The content of each story is in many ways equally predictable. There is violence, there is oppression, there is suffering. Oh, the injustice of it all. There is a raised, then forgotten, then over-emphasized, extended metaphor clumsily stamped upon the stories to give them a unifying image. There is love and sex. In fact, there are few chapters in which sex is not brought to the fore, at least for a time. This is gratuitous, as even in a book that depends on each generation procreating to keep up its momentum, delving into the details of the act is unnecessary.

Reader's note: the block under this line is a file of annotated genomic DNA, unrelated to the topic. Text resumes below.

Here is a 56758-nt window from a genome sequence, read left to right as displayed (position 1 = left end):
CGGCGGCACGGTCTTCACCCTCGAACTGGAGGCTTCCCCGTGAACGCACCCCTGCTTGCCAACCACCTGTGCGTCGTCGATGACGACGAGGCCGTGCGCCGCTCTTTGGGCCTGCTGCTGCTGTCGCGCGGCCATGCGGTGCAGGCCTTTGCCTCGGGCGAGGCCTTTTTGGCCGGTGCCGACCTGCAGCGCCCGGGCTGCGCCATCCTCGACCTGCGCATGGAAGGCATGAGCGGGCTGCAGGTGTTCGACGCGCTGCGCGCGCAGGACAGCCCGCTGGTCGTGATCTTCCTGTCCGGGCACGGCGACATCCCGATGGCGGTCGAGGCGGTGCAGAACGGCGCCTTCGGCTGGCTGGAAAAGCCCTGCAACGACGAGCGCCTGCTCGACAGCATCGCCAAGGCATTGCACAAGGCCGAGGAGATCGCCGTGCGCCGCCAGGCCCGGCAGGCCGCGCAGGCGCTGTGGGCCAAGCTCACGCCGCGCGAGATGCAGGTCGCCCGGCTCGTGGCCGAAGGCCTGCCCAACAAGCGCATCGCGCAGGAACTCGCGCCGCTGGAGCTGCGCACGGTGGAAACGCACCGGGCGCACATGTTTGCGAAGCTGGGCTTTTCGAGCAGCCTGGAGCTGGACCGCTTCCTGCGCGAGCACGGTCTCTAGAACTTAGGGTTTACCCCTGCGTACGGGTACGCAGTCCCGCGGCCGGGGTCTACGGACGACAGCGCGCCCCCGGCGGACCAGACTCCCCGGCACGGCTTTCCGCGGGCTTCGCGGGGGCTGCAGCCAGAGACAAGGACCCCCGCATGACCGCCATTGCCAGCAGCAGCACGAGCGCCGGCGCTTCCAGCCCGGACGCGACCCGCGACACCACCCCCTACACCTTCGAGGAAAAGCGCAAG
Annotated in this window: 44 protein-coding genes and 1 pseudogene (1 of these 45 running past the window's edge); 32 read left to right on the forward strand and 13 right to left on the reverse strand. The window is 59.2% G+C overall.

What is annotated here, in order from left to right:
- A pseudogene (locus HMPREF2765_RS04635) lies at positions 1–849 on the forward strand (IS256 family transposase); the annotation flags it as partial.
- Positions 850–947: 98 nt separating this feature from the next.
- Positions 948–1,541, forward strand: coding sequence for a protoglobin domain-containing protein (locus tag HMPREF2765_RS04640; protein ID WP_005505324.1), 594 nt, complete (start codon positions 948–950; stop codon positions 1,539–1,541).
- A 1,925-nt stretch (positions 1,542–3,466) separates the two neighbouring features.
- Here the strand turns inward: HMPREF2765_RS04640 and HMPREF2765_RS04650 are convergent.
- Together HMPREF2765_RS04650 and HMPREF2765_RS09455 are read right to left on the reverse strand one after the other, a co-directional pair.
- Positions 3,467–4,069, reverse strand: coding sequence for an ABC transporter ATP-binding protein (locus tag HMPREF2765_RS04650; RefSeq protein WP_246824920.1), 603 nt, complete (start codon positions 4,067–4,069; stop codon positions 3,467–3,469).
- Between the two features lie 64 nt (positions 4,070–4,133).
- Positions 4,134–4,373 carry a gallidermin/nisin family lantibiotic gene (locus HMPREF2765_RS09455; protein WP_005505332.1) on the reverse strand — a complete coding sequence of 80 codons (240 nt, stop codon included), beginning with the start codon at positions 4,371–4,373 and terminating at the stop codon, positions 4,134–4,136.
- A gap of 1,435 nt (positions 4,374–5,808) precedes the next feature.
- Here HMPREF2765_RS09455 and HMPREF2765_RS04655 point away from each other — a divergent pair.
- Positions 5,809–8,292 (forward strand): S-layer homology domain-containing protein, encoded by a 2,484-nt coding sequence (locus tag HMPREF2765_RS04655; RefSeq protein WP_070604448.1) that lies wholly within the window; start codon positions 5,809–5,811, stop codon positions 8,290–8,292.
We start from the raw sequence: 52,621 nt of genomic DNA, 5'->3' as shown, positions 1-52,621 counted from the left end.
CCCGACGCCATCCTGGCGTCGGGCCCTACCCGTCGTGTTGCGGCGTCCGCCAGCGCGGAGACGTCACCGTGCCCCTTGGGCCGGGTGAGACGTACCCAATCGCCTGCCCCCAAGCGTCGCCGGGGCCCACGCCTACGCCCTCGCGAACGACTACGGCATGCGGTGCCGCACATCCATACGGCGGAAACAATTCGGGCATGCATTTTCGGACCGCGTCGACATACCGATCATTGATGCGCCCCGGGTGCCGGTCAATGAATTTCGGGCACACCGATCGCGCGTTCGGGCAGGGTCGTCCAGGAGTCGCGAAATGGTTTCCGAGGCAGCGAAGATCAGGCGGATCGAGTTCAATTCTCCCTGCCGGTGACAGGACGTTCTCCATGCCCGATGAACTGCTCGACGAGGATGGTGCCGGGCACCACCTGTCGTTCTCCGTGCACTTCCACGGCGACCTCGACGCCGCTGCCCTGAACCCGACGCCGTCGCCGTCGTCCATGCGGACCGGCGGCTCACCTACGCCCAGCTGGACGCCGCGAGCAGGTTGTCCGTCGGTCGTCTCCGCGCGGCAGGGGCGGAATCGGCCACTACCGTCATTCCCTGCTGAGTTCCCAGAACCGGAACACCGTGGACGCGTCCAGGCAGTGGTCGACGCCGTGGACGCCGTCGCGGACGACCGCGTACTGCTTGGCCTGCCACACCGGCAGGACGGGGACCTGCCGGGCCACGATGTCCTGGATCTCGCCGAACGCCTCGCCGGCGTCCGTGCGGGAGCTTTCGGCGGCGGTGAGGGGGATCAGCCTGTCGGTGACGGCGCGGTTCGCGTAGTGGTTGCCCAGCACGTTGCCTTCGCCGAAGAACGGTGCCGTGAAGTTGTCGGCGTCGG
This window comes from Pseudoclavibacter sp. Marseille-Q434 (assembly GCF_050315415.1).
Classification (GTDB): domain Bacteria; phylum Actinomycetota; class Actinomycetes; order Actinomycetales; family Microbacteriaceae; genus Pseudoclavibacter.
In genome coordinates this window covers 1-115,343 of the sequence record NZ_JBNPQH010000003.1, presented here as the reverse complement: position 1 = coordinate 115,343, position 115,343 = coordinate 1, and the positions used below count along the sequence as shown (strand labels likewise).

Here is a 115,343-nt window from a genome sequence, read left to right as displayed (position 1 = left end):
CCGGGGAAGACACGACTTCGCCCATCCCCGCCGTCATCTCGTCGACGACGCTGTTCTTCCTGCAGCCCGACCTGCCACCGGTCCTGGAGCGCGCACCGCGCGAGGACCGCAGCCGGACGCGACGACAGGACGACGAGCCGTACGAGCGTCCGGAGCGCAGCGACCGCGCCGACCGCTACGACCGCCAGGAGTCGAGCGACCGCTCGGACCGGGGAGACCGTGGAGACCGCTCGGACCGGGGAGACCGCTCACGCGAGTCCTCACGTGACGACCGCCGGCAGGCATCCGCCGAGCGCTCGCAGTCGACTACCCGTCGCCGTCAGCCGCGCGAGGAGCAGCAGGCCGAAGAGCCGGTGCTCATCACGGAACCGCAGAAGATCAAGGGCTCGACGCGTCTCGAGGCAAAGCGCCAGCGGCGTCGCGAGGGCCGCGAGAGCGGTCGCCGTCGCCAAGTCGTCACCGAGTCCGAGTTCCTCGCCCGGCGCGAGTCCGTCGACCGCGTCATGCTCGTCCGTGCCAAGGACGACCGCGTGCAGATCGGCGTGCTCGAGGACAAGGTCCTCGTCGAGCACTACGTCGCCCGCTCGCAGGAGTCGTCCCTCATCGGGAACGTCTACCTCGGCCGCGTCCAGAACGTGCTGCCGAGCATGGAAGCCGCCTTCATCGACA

While I have never heard of it being applied to a work of literary fiction, in science fiction there exists the concept of the “Mary Sue.” This is a class of fan fiction that relies on the author, often overtly, writing themselves into the story as a vital element. They are perhaps not a lead character, but they are a supporting character without which the hero cannot succeed. Homegoing too often reads like an extended literary “Mary Sue by proxy“: the men of each generation are always handsome, strong, intelligent, the finest in the village; the women, as you might expect, are always the most beautiful, the most clever, the strongest-willed. Had this trope not been relied on quite so heavily, especially in the earlier parts, the book would have made better reading. For that matter, this book might serve as something of a warning to other writers: adhering too closely to a formula (or an outline, or a graduate proposal) is not necessarily a good thing. Giving equal time to each generation hurts the greater story of Homegoing—some individuals deserve much more than the roughly 20 pages each receives, while the space given to other descendants could have been reduced (or skipped entirely). Consistency might be the hobgoblin of little minds; too rigid adherence to a predetermined form can be the vampire that sucks the life blood from an otherwise promising story.